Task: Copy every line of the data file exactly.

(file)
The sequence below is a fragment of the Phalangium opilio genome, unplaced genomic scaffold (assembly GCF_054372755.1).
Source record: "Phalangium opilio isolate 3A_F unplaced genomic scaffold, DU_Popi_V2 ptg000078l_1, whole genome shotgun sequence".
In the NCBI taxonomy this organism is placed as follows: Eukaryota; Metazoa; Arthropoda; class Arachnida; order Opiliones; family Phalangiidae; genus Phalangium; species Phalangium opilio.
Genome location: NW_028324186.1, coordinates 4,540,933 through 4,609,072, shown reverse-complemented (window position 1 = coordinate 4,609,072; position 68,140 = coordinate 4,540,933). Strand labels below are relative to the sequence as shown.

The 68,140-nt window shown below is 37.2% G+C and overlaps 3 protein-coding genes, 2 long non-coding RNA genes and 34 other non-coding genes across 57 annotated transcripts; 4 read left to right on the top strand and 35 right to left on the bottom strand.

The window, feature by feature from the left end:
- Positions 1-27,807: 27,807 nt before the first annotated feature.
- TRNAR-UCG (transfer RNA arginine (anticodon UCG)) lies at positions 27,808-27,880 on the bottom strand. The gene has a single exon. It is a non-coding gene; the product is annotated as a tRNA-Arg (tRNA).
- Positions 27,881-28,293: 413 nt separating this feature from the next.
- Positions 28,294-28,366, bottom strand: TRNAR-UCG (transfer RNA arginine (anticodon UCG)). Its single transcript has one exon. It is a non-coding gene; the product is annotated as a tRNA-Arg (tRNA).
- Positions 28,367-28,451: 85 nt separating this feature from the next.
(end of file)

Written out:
The sequence below is a fragment of the Phalangium opilio genome, unplaced genomic scaffold (assembly GCF_054372755.1).
Source record: "Phalangium opilio isolate 3A_F unplaced genomic scaffold, DU_Popi_V2 ptg000078l_1, whole genome shotgun sequence".
In the NCBI taxonomy this organism is placed as follows: Eukaryota; Metazoa; Arthropoda; class Arachnida; order Opiliones; family Phalangiidae; genus Phalangium; species Phalangium opilio.
Genome location: NW_028324186.1, coordinates 4,540,933 through 4,609,072, shown reverse-complemented (window position 1 = coordinate 4,609,072; position 68,140 = coordinate 4,540,933). Strand labels below are relative to the sequence as shown.

The 68,140-nt window shown below is 37.2% G+C and overlaps 3 protein-coding genes, 2 long non-coding RNA genes and 34 other non-coding genes across 57 annotated transcripts; 4 read left to right on the top strand and 35 right to left on the bottom strand.

The window, feature by feature from the left end:
- Positions 1-27,807: 27,807 nt before the first annotated feature.
- TRNAR-UCG (transfer RNA arginine (anticodon UCG)) lies at positions 27,808-27,880 on the bottom strand. The gene has a single exon. It is a non-coding gene; the product is annotated as a tRNA-Arg (tRNA).
- Positions 27,881-28,293: 413 nt separating this feature from the next.
- Positions 28,294-28,366, bottom strand: TRNAR-UCG (transfer RNA arginine (anticodon UCG)). Its single transcript has one exon. It is a non-coding gene; the product is annotated as a tRNA-Arg (tRNA).
- Positions 28,367-28,451: 85 nt separating this feature from the next.